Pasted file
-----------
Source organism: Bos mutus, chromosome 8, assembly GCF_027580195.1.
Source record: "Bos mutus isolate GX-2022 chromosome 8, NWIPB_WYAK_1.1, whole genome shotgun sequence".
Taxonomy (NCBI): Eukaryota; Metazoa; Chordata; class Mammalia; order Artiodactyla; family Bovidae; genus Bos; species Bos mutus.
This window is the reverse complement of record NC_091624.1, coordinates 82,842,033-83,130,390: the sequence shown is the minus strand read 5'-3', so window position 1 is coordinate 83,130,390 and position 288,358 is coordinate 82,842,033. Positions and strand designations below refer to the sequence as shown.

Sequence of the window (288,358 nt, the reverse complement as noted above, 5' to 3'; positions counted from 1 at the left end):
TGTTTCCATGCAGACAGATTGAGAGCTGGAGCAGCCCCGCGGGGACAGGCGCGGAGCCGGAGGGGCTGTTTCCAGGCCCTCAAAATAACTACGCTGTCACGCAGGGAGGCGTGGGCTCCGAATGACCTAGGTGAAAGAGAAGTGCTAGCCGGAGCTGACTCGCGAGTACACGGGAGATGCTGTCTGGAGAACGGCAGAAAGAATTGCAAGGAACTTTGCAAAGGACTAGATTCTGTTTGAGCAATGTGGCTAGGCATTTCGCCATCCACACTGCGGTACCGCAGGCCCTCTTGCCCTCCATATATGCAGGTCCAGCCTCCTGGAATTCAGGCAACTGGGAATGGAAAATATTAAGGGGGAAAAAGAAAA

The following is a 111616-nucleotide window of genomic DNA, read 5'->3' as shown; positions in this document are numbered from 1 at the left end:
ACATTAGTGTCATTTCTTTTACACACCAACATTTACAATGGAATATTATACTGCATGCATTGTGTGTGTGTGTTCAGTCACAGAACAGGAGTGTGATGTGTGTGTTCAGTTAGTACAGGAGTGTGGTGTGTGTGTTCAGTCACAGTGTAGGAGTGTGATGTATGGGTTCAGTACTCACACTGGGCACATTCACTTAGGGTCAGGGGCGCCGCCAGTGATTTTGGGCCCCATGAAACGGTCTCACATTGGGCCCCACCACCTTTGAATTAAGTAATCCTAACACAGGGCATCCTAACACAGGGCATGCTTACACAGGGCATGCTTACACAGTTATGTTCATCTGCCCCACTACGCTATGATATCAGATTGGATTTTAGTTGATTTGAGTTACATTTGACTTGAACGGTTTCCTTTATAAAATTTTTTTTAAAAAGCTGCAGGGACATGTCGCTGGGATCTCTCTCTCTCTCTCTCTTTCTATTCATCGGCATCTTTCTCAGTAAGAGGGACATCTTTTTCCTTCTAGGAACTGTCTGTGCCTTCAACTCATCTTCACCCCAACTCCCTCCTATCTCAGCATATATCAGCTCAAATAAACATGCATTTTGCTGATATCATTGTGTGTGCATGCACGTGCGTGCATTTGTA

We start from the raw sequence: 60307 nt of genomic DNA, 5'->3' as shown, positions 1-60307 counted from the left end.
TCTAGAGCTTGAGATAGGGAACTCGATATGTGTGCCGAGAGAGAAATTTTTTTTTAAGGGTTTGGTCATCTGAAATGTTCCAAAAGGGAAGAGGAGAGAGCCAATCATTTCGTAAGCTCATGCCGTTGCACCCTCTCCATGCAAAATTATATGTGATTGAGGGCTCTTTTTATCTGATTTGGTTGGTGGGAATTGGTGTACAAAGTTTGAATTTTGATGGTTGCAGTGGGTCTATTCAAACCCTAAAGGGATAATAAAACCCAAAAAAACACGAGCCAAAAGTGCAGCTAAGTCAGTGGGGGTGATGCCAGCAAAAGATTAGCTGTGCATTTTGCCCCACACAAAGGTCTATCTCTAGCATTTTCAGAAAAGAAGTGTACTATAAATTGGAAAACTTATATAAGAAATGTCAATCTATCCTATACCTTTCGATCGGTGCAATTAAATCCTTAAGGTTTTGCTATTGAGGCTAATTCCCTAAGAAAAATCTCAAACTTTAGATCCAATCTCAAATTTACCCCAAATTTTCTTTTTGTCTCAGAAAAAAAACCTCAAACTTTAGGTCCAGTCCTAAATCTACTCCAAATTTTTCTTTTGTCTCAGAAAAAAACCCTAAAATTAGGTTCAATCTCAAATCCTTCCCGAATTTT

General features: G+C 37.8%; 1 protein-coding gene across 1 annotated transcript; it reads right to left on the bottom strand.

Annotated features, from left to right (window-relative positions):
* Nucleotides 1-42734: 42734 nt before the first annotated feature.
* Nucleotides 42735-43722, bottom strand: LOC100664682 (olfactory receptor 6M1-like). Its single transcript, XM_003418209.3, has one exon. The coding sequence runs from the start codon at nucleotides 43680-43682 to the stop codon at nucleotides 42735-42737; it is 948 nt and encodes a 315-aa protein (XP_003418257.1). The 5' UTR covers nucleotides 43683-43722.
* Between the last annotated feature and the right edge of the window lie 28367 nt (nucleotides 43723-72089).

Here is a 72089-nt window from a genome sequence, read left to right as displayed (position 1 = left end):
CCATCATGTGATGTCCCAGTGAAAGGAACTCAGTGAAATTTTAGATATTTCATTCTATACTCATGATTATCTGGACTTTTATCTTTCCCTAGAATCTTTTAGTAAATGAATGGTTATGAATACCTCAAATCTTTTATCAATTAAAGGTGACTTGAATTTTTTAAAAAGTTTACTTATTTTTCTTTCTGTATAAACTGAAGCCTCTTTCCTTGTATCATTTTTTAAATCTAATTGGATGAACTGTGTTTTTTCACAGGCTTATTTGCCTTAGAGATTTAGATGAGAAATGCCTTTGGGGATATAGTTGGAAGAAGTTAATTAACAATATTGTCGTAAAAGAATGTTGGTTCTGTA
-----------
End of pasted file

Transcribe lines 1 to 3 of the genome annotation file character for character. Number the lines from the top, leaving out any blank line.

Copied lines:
Source organism: Bos mutus, chromosome 8, assembly GCF_027580195.1.
Source record: "Bos mutus isolate GX-2022 chromosome 8, NWIPB_WYAK_1.1, whole genome shotgun sequence".
Taxonomy (NCBI): Eukaryota; Metazoa; Chordata; class Mammalia; order Artiodactyla; family Bovidae; genus Bos; species Bos mutus.